Plurality algorithm

On Wednesday, I wrote about how well the simple algorithm I came up with does against the experts. The algorithm looks for species that have more than 50% of the votes in a given capture (i.e. species that have a majority). Commenter Tor suggested that I try looking at which species have the most votes, regardless of whether they cross the 50% mark (i.e. a plurality). It’s a great idea, and easy to implement because any species that has more than 50% of the vote ALSO has the plurality. Which means all I have to do is look at the handful of captures that the majority algorithm had no answer for.

You can see why it might be a good idea in this example. Say that for a particular capture, you had these votes:

10 impala
4 gazelleThomsons
4 dikDik
3 bushbuck

You’d have 21 votes total, but the leading candidate, impala, would be just shy of the 11 needed to have a majority. It really does seem like impala is the likely candidate here, but my majority algorithm would come up with “no answer” for this capture.

So I tried out Tor’s plurality algorithm. The good news is that 57% of those “no answers” got the correct answer with the plurality algorithm. So that brings our correct percentage from 95.8% to 96.6%. Not bad! Here’s how that other 3.4% shakes out:


So now we have a few more errors. (About a quarter of the “no answers” were errors when the plurality algorithm was applied.) And we’ve got a new category called “Ties”. When you look for a plurality that isn’t over 50%, there can be ties. And there were. Five of them. And in every case the right answer was one of the two that tied.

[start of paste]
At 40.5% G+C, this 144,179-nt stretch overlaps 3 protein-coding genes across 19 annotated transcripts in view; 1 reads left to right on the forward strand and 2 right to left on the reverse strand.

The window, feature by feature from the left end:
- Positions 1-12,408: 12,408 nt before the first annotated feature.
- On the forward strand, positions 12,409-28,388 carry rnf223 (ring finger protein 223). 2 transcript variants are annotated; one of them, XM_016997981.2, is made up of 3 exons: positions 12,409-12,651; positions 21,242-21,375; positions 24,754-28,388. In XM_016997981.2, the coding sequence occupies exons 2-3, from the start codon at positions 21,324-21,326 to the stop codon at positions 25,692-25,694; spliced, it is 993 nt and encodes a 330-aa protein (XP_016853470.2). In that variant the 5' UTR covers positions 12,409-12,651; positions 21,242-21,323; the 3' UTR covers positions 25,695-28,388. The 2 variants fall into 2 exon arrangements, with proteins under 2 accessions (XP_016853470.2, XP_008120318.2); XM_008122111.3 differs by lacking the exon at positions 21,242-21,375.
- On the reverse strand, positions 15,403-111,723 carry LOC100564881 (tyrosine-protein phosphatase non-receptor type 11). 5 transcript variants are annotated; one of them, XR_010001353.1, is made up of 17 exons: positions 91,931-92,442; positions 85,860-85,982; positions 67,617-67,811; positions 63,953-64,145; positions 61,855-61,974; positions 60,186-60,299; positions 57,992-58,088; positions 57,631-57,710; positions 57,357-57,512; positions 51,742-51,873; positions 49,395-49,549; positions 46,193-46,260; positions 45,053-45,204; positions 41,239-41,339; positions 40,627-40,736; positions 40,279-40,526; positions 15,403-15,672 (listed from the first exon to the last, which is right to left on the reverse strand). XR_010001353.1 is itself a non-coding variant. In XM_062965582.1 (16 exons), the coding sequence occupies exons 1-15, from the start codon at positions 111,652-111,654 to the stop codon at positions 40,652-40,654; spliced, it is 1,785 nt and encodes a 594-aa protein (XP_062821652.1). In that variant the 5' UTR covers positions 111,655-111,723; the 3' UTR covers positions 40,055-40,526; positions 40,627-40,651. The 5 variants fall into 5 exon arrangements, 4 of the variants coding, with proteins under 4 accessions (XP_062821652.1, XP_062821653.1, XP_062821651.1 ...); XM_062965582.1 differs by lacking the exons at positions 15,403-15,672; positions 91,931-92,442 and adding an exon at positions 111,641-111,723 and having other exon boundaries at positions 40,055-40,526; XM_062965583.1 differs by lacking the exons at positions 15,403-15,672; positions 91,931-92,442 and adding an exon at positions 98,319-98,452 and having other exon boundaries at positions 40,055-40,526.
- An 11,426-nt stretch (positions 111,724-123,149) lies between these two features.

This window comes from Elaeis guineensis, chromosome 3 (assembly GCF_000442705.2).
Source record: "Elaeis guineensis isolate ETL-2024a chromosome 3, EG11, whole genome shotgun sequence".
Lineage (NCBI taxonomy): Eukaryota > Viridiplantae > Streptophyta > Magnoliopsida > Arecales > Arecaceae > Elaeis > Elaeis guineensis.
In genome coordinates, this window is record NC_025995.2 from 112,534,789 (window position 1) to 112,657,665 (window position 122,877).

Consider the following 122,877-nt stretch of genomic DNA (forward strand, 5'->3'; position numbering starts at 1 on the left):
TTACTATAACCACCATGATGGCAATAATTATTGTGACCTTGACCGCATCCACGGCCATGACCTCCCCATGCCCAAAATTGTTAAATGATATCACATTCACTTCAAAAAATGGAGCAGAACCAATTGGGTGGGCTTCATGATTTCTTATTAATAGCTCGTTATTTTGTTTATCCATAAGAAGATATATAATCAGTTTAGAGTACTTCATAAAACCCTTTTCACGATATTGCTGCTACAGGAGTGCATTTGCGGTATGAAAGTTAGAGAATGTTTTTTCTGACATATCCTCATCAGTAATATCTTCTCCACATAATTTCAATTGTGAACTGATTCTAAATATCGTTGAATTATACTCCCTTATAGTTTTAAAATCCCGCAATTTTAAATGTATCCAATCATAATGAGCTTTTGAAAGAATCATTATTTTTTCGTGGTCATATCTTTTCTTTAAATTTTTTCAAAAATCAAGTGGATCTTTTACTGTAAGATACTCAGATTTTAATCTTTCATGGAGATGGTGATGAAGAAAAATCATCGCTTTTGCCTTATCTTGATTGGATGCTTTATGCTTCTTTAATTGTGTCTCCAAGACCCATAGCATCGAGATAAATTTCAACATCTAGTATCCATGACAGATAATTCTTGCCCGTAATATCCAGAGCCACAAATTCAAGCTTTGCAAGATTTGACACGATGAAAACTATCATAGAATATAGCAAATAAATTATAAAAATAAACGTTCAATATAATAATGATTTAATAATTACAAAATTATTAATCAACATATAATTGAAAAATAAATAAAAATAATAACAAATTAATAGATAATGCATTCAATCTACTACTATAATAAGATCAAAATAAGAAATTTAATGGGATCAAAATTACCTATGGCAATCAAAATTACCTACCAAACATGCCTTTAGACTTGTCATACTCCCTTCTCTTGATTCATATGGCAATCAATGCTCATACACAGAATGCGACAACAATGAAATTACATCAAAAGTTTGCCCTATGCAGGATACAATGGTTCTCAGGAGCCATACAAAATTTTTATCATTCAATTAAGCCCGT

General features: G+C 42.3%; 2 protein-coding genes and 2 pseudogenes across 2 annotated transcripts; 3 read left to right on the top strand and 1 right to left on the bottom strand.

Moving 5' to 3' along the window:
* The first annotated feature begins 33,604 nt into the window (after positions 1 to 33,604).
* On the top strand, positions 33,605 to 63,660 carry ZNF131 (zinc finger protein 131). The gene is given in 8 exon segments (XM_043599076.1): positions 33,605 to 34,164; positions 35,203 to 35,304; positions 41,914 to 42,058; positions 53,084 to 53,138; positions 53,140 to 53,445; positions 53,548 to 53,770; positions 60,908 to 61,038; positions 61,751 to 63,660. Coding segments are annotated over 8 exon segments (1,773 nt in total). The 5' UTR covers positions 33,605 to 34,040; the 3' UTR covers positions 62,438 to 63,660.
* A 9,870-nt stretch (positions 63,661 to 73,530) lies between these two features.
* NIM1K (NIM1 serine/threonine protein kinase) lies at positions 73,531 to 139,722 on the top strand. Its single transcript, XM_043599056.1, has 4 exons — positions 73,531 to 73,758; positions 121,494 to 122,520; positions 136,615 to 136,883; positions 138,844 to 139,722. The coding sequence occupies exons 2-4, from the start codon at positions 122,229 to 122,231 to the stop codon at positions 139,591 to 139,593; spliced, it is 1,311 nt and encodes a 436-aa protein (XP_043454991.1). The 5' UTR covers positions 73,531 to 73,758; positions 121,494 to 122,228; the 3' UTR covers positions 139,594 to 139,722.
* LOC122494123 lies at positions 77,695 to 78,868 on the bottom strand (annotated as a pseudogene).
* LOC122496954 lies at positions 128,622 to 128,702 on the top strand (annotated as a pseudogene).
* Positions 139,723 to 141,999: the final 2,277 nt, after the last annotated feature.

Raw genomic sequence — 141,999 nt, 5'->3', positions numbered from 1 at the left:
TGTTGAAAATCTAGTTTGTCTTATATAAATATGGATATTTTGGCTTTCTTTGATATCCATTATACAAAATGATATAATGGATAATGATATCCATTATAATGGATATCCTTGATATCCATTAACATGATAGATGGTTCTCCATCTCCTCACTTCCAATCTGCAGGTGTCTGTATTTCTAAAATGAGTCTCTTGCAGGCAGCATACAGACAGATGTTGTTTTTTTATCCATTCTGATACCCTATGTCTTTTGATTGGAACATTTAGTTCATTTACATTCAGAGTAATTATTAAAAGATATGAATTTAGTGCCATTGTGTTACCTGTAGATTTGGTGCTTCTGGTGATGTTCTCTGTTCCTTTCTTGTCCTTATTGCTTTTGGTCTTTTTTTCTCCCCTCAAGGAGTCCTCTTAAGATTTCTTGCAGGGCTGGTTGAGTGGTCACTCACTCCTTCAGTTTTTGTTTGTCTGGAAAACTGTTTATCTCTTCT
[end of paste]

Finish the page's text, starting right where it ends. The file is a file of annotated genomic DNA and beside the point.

And now, because it’s Friday, a few images I’ve stumbled upon so far in Season 5. What will you find?


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About Margaret Kosmala

I am an ecologist exploring the complex dynamics of plant and animal systems. I am especially interested in understanding how species communities change over time and how humans impact them.

7 responses to “Plurality algorithm”

  1. william garner says :

    When do you know when the algorithm is ‘good enough’? Or, what is the criteria for success? Having a few percentage points difference in these judgments seems logical given the difficulty of correctly identifying some of these images.

    Is there some way to go back to a previous image & correct errors? Its happened several times that I accidentally hit the finish key before identifying a separate species.

    • Margaret Kosmala says :

      Hmm… that’s a good question. We’ve got to think about scaling up. So if we have a 4% error rate and a million captures, then that means that we have 40,000 errors. So I’d like to see if we can get much smaller, under 1%. We also have to take into consideration what the errors are. If they’re because zebra and wildebeest are being excluded here and there, then that’s not a big deal. But if we have a high percentage of errors in, say, leopard images, that’s a problem because we don’t have that many leopard images in total.

      No, there’s no way to go back and correct errors, I’m afraid. But we may think about putting borderline images back in for additional classifications if we think that will help. We’ll see…

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